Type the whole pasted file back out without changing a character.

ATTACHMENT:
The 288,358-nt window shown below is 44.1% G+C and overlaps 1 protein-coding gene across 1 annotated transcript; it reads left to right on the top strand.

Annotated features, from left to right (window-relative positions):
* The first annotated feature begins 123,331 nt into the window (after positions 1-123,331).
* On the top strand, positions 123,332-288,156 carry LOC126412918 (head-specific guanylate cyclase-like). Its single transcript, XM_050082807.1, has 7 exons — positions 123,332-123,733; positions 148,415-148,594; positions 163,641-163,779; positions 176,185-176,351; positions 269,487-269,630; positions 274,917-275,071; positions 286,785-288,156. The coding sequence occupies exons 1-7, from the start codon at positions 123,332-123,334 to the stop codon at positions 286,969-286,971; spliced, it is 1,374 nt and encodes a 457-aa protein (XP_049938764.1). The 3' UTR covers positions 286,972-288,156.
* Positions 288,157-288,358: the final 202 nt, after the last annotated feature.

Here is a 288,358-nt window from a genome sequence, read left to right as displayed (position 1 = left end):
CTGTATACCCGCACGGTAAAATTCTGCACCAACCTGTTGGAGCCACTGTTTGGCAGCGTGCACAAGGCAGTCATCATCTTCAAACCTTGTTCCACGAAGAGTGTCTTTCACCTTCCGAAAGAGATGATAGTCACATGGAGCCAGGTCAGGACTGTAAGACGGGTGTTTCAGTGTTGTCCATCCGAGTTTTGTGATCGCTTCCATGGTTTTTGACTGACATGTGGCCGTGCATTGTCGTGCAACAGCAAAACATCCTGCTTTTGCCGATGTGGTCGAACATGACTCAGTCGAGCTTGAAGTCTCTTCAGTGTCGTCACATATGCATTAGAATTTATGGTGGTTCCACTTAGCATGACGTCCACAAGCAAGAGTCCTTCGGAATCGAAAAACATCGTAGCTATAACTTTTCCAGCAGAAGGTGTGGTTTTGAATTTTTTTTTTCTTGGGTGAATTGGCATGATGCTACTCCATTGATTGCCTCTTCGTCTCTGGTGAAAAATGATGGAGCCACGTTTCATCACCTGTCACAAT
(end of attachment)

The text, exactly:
The 288,358-nt window shown below is 44.1% G+C and overlaps 1 protein-coding gene across 1 annotated transcript; it reads left to right on the top strand.

Annotated features, from left to right (window-relative positions):
* The first annotated feature begins 123,331 nt into the window (after positions 1-123,331).
* On the top strand, positions 123,332-288,156 carry LOC126412918 (head-specific guanylate cyclase-like). Its single transcript, XM_050082807.1, has 7 exons — positions 123,332-123,733; positions 148,415-148,594; positions 163,641-163,779; positions 176,185-176,351; positions 269,487-269,630; positions 274,917-275,071; positions 286,785-288,156. The coding sequence occupies exons 1-7, from the start codon at positions 123,332-123,334 to the stop codon at positions 286,969-286,971; spliced, it is 1,374 nt and encodes a 457-aa protein (XP_049938764.1). The 3' UTR covers positions 286,972-288,156.
* Positions 288,157-288,358: the final 202 nt, after the last annotated feature.

Here is a 288,358-nt window from a genome sequence, read left to right as displayed (position 1 = left end):
CTGTATACCCGCACGGTAAAATTCTGCACCAACCTGTTGGAGCCACTGTTTGGCAGCGTGCACAAGGCAGTCATCATCTTCAAACCTTGTTCCACGAAGAGTGTCTTTCACCTTCCGAAAGAGATGATAGTCACATGGAGCCAGGTCAGGACTGTAAGACGGGTGTTTCAGTGTTGTCCATCCGAGTTTTGTGATCGCTTCCATGGTTTTTGACTGACATGTGGCCGTGCATTGTCGTGCAACAGCAAAACATCCTGCTTTTGCCGATGTGGTCGAACATGACTCAGTCGAGCTTGAAGTCTCTTCAGTGTCGTCACATATGCATTAGAATTTATGGTGGTTCCACTTAGCATGACGTCCACAAGCAAGAGTCCTTCGGAATCGAAAAACATCGTAGCTATAACTTTTCCAGCAGAAGGTGTGGTTTTGAATTTTTTTTTTCTTGGGTGAATTGGCATGATGCTACTCCATTGATTGCCTCTTCGTCTCTGGTGAAAAATGATGGAGCCACGTTTCATCACCTGTCACAAT